A century ago, Mass Audubon established its first wildlife sanctuary. Since then, we have added hundreds of properties that have become extraordinary statewide resources to connect people with nature. Our sanctuaries provide protection for our native plants and animals, locations for important scientific research and management, and places where people from all walks of life can explore, learn, have fun, and relax.
Why we choose to protect any individual parcel of land is unique: to help protect a particular species, such as terrapin turtles on Cape Cod; to expand our sanctuary borders, such as at Fieldstone Farm in Princeton; and sometimes, like at Tidmarsh Farms in Plymouth, to provide access to nature in a new neighborhood or community. The land protection “ride” is as wonderful and wild, at times, as the land itself.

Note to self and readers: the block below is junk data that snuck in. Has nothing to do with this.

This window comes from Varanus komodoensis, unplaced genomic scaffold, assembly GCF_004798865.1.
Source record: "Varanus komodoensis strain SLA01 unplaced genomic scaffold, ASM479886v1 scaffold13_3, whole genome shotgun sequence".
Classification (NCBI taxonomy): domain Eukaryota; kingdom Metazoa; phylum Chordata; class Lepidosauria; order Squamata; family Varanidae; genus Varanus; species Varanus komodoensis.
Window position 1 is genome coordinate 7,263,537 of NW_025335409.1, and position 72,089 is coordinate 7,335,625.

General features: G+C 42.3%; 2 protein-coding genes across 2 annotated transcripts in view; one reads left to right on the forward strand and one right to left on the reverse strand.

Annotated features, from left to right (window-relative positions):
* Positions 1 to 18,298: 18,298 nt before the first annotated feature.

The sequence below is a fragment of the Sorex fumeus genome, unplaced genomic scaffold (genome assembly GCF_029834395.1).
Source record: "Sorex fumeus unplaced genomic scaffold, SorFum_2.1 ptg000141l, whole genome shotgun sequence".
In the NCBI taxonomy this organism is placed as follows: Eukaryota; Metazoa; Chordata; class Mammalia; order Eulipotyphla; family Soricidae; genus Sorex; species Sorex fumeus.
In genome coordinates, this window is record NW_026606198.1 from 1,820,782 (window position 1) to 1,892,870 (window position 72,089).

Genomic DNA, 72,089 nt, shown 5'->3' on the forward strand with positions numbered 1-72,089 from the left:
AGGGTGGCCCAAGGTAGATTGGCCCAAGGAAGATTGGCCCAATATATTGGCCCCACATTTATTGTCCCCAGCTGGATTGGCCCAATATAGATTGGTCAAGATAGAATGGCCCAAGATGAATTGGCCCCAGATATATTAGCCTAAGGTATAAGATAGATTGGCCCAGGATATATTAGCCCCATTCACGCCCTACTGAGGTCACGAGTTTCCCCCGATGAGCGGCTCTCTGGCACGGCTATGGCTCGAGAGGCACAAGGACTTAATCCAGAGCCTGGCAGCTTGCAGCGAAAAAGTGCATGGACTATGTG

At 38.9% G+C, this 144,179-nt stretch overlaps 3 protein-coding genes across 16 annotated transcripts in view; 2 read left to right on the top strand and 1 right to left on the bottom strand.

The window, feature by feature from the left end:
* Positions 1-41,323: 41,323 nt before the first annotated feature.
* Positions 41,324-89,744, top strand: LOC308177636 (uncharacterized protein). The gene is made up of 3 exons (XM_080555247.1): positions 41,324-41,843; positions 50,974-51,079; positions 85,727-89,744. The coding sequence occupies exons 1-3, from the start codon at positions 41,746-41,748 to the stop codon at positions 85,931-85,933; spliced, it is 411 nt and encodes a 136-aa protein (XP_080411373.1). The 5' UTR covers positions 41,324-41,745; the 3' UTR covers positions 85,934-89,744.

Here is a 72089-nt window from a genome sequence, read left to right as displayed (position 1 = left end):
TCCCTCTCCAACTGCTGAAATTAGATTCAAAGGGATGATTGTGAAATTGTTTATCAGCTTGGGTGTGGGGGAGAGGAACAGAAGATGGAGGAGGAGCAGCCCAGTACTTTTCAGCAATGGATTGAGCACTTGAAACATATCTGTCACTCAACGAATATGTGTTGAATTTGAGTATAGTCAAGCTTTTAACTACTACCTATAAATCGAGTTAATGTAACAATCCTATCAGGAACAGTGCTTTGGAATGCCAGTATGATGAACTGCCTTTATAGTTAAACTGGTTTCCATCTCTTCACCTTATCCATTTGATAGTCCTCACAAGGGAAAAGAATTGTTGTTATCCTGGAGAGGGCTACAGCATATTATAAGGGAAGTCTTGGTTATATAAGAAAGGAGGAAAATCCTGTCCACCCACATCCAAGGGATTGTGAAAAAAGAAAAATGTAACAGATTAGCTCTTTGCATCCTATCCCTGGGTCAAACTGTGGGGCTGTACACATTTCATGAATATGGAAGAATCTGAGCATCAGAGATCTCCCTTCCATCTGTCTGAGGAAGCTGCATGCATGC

Massachusetts is home to a complex mosaic of landscapes and associated habitats, often rich in biodiversity. It takes an equally complex mix of techniques to acquire land. When we consider our work in the context of conserving habitats that help to address the impacts of climate change, it creates new urgency for our efforts and pushes us to seek innovative conservation strategies and tools. This report highlights a number of success stories and the methods we used to protect over 1,200 acres this year—a high watermark for recent years!
Looking back, one thing is clear. Mass Audubon could not do this work without the support, inspiration, and energy we receive from our members, donors, volunteers, community partners, and government agencies. We thank you for your support and look forward to seeing you at a wildlife sanctuary. There’s sure to be one close by waiting just for you!
|Gary Clayton||Jared Chase|
|President||Chair, Board of Directors|